Monday, April 23, 2007

Earlier, I had mentioned that there were two types of objects, art and not-art. Another way of looking at things (literally) is to classify as follows: tools, vessels, furniture and non-functional decorative objects. Of course, it is difficult for things to adhere to their normal categories. For instance it is common in today's woodturning for vessels to be infused with worm holes or voids, eliminating any possibility of use. An old tool that the owner has no skill or intention to use would also fit the category of non-functional decorative object, even though in the hands of a trained craftsman, it's category would change.

There is a temptation in the establishment of cultural and economic values to propose the highest worth to the objects for which there is no utilitarian purpose. A bowl that leaks from worm holes may be regarded as higher in value than one that can be used in the making of bread. It is surely "art." Tools have their greatest value when they are least efficient, obsolete and therefore "collectible." Furniture is often of greater value when it is involved in making a statement of discomfort. The value of the non-functional decorative object is supreme in today's American culture. This may be an expression of our affluence. If you look at what is truly required for human subsistence, tools and (functional) vessels are supreme.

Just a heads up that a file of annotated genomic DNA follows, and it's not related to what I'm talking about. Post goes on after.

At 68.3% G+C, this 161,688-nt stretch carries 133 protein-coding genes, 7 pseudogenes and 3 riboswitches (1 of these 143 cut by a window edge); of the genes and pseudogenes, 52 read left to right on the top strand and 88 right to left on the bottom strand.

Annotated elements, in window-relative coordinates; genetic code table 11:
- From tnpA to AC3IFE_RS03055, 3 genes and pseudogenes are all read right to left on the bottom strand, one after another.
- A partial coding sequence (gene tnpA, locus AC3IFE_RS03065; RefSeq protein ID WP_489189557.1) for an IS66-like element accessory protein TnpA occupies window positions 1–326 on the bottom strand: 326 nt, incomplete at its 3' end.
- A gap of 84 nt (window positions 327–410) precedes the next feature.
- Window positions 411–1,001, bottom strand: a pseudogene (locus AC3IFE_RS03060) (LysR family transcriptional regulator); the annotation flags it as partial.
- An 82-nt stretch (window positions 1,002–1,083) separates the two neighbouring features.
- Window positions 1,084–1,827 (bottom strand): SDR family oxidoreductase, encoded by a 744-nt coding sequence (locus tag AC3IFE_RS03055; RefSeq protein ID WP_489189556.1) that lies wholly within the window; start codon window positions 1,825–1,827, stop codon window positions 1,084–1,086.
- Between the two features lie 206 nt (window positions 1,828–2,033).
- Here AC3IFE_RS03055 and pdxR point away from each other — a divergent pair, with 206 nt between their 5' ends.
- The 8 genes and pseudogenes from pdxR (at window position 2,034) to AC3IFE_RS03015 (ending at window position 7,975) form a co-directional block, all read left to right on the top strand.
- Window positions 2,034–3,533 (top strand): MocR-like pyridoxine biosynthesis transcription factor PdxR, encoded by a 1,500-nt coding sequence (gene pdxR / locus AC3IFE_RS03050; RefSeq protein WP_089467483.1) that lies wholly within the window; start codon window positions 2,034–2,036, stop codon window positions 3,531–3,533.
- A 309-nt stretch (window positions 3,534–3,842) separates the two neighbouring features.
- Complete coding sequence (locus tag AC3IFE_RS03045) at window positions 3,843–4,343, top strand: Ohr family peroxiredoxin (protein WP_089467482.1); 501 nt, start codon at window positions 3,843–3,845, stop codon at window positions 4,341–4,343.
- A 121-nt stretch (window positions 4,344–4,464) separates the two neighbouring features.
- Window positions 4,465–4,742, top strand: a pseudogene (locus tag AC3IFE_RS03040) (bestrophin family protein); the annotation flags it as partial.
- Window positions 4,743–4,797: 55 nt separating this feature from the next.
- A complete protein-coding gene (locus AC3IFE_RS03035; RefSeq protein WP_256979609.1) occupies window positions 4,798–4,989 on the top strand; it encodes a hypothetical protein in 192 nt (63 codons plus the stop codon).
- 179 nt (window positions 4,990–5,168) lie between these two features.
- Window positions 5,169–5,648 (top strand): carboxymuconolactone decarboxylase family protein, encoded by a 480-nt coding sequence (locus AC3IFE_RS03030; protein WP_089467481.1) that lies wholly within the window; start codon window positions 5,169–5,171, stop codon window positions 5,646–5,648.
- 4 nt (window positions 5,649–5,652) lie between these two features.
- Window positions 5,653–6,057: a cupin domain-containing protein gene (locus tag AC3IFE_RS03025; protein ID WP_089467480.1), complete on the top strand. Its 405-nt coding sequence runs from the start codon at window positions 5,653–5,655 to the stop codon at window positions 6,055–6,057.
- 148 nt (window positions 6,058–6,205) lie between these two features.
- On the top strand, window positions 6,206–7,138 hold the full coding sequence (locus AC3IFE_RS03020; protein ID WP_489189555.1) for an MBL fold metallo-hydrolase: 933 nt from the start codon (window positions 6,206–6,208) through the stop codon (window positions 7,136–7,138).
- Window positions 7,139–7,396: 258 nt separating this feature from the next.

I had an interesting exchange with a woodworker who asked me to review his products with an eye toward helping him achieve success. His things seemed somewhat impractical but well made and I asked him, "where does your work fit the concept of art?"

I wonder, is it easier to sell art, or "not art?" In which direction will success be found? Is a woodworker's career better served by making things that hang on walls or sit on pedestals and shelves that may inspire intellectual exploration, or by making simple useful things of beauty that will be used up, worn out and at some point discarded? Ultimately, we may never really know. The simple useful thing may in time become both cherished and sacred. But if we get the opportunity to spend our days making something with our hands we are miles ahead.

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